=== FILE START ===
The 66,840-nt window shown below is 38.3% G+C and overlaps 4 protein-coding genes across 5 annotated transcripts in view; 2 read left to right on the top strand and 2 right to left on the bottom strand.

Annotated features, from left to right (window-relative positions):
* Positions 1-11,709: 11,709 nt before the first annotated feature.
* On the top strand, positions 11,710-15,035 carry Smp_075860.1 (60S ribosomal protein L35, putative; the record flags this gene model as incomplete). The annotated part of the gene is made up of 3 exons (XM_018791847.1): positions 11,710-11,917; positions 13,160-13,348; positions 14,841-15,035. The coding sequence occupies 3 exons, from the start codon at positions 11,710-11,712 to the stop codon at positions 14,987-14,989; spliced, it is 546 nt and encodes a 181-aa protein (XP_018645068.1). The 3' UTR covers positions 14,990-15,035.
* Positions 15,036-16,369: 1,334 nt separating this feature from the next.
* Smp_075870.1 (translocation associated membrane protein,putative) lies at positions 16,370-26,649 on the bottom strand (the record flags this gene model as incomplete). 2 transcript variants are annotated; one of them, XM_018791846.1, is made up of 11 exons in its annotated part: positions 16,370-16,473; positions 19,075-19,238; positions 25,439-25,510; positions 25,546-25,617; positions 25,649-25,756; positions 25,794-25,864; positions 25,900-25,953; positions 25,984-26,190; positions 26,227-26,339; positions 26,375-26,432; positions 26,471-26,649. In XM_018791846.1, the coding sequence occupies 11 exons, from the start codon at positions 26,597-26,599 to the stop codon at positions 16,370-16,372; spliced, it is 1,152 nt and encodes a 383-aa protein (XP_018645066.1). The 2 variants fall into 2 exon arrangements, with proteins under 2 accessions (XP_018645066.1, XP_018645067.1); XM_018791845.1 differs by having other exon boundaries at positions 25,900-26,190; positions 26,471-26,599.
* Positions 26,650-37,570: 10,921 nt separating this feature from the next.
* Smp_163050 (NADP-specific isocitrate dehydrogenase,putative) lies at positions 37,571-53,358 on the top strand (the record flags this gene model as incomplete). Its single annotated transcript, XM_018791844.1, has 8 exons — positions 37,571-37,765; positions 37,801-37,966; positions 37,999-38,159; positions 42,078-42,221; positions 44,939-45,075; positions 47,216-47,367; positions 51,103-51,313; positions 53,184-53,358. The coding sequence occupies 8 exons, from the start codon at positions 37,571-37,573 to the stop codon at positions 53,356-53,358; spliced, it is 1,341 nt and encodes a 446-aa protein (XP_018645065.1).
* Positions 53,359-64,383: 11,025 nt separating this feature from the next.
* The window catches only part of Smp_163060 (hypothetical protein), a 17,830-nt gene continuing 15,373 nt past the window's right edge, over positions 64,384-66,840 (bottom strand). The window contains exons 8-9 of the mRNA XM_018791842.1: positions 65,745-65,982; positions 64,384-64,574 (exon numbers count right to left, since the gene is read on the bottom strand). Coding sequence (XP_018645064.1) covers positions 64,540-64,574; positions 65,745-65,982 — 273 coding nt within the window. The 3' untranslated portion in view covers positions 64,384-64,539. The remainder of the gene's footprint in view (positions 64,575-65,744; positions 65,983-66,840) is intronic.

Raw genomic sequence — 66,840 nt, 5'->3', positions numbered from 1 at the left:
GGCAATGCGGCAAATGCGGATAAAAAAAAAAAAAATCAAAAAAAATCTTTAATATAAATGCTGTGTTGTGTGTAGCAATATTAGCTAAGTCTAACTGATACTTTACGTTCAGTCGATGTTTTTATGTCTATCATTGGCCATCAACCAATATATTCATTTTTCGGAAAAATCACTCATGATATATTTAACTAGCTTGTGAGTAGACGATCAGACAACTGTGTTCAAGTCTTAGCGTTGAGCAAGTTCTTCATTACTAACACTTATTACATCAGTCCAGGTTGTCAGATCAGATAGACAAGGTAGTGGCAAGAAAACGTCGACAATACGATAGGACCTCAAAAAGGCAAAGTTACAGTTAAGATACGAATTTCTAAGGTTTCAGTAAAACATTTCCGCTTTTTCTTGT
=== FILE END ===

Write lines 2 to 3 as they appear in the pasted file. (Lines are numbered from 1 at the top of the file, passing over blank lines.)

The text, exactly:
Annotated features, from left to right (window-relative positions):
* Positions 1-11,709: 11,709 nt before the first annotated feature.